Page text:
Are you bored?

    6. raz — on 4th April, 2007 at 3:03 pm  

      “Its a great pity that Musharraf seems to have to force progressive policies on his people”

      What evidence do you have for this? I haven’t heard of any widespread protests or condemnation from the mass population about Musharraf’s repeal of the Hudood laws (which didn’t even exist in Pakistan until Zia-ul-Haq introduced Islamism in 1979). Apart from the hardline Islamic parties, everyone else seems happy with the new laws, even Musharraf’s sworn political enemies in the opposition parties backed his move.

    7. TheFriendlyInfidel — on 4th April, 2007 at 3:15 pm  

      You’ll note the word “seems” to be in there. It may “seem” to you that this is nonsense statement. Thanks for providing your view and refute.

      Apart from the hardline Islamic parties, everyone else seems happy with the new laws

      Well that would entirely depend on how well supported the Hardline Islamic parties are. If they are very well supported by the public, then my statement would appear to be valid. If they the Hardline Islamic parties are in the minority, then my statement is oversimplified nonsense.

      So … how well are supported are the Hardline Islamic parties compared to Musharraf? Equally which way is the trend going? towards Musharraf, or away?

      Also “opposition parties”, isn’t Pakistan one of those Military Dictatorship thingies?

      TFI

    8. Kismet Hardy — on 4th April, 2007 at 3:18 pm  

      You’d think we were living in a world where you could go up to a dictator and say, hi, can I call you dic? But no you’d get shot

    9. raz — on 4th April, 2007 at 3:21 pm  

      “. If they the Hardline Islamic parties are in the minority, then my statement is oversimplified nonsense”

      They most certainly are in a minority, as elections have consistently proved. Maybe you should try and find out more about Pakistan before making foolish assertions which aren’t backed up by facts?

    10. Kismet Hardy — on 4th April, 2007 at 3:25 pm  

      Has Imran Khan done a sequel to Seatless in Islamabad?

      (sorry been saving that crack for years, but I’m sure it wasn’t funny even when it was relevant)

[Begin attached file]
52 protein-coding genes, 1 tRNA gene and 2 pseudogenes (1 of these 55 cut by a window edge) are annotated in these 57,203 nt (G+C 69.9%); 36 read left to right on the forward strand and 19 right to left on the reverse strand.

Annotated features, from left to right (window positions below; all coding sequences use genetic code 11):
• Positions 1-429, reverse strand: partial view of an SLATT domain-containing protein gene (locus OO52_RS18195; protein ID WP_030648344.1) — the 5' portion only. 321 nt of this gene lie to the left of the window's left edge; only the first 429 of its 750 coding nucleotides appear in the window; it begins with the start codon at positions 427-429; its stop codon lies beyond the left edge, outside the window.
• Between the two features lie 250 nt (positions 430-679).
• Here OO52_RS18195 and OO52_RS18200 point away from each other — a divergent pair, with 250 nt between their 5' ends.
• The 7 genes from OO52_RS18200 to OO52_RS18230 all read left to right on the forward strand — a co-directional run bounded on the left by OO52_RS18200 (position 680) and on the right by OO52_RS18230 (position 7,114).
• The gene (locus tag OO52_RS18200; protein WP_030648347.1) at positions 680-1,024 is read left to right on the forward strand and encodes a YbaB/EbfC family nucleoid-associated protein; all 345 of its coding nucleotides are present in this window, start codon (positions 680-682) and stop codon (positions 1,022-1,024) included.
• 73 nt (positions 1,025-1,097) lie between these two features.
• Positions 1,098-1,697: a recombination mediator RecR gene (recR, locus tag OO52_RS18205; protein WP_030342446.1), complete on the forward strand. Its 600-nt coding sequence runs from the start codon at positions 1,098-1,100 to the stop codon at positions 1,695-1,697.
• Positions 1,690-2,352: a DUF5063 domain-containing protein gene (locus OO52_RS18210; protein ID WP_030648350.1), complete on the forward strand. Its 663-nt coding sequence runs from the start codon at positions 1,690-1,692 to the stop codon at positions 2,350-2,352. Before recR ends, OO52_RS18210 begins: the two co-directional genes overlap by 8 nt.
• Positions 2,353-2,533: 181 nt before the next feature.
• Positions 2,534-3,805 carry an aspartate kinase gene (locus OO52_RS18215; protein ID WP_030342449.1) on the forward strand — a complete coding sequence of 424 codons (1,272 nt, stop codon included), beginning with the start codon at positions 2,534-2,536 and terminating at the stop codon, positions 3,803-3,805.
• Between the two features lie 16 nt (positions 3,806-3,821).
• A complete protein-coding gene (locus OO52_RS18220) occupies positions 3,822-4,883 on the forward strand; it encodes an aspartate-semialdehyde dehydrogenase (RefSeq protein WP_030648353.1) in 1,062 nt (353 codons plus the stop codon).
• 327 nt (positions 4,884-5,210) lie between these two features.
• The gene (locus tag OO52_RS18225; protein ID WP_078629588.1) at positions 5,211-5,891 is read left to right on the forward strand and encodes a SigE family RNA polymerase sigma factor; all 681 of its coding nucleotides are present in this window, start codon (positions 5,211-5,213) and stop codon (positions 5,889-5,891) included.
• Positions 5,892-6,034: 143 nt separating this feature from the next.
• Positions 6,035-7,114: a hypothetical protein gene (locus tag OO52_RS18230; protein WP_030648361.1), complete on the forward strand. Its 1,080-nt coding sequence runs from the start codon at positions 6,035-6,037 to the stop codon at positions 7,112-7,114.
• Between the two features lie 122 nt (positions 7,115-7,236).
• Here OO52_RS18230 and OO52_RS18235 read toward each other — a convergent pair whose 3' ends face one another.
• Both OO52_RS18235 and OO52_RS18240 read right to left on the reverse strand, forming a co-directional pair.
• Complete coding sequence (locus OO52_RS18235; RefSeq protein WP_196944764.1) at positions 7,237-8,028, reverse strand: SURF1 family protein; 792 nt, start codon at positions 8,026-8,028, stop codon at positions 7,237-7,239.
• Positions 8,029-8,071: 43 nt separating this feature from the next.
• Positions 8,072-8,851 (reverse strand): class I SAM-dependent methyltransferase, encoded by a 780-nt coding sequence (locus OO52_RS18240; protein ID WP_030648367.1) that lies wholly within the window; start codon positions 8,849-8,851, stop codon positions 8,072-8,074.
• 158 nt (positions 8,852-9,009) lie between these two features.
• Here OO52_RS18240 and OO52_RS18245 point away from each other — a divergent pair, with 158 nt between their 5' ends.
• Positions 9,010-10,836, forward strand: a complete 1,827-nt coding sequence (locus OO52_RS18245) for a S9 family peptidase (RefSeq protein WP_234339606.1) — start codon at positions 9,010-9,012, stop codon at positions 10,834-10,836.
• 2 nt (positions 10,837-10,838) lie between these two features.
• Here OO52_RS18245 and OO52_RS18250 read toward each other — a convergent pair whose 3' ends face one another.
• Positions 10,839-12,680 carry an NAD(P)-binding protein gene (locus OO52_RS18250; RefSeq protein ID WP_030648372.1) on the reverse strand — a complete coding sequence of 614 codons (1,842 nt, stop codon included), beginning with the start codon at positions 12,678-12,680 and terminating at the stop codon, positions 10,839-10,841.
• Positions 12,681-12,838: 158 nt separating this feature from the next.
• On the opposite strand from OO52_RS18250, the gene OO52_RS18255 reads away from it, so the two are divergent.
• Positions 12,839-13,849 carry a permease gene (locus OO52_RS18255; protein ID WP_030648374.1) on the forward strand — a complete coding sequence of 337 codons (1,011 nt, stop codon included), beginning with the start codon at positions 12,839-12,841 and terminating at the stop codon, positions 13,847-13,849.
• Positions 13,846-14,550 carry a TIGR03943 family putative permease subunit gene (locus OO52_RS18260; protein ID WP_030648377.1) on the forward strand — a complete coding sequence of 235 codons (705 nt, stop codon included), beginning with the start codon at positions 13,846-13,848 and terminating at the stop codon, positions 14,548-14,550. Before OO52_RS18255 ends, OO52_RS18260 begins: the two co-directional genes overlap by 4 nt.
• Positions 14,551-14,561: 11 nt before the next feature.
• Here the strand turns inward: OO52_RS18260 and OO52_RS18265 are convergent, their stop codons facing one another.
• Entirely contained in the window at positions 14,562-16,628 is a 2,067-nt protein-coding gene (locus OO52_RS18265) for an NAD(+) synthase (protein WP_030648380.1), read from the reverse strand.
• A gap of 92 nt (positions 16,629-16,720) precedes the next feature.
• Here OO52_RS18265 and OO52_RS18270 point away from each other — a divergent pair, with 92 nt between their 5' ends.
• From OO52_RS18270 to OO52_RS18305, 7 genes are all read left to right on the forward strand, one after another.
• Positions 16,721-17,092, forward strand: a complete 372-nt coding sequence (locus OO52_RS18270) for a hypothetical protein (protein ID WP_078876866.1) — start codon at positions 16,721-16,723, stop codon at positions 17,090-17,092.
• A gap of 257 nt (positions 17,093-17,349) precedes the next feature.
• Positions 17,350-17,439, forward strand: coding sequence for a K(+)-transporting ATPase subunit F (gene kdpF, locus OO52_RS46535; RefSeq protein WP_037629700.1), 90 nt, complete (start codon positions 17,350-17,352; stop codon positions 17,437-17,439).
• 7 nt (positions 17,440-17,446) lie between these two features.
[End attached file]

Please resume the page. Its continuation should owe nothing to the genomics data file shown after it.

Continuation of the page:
11. sonia — on 4th April, 2007 at 3:46 pm  

      ha ha kismet that’s brilliant

      yeah you know me im so un-PC yes sometimes this whole ‘minority’ thing can get boring but PP is so full of witty raconteurs i couldn’t stay away if i wanted to..

      chuckle

    12. ali eteraz — on 4th April, 2007 at 3:53 pm  

      I recommend that people read the UPDATE to the Saliha Shah post at Eteraz

      This is not as sensationalist as we first made it out to be. Sunny, perhaps consider updating, too?

    13. TheFriendlyInfidel — on 4th April, 2007 at 3:57 pm  

      Maybe you should try and find out more about Pakistan before making foolish assertions which aren’t backed up by facts?

      That wouldn’t be as much fun would it?

      So was this Musharraf chap was elected in these free and open elections that you speak of? Just like Putin was?

      TFI

    14. raz — on 4th April, 2007 at 4:02 pm  

      “That wouldn’t be as much fun would it?”

      I think it would be hard to take any of your views on ‘current affairs’ seriously after this admission.

    15. raz — on 4th April, 2007 at 4:10 pm  

      ali eteraz,

      As I’ve stated before, a non-Muslim already held the position of Chief Justice for 8 years in the 1960’s.

    16. TheFriendlyInfidel — on 4th April, 2007 at 4:44 pm  

      I think it would be hard to take any of your views on ‘current affairs’ seriously after this admission.

      Fool! Didn’t you know everything written on the internet is true? even this?

      Besides, how much am I meant to know about current affairs in Pakistan? I only know of broad bush strokes that is painted from here, the UK press and my Pakistani friends and its not pretty.

      I know that if the Pakistani team is accused of ball tampering, then its commented on here, if their captain is murdered and acquestions of foul play is bought bear. Its not commented on here.

      I know that if Gitmo is mentioned (prison full of brown people held by while people) this site is all over it. But, should Iranian (brown people) kidnap 15 of our service man (white people) it isn’t commented on at all.

      I think it would be hard to take any PP views on ‘current affairs’ seriously after these admissions.

      Therefore I’ll just sit here and stroke my ego ;-)

      TFI

    17. lithcol — on 4th April, 2007 at 5:00 pm  

      Strange, the Irians don’t seem very brown to me. But then it is winter.

    18. Sid Love — on 4th April, 2007 at 5:10 pm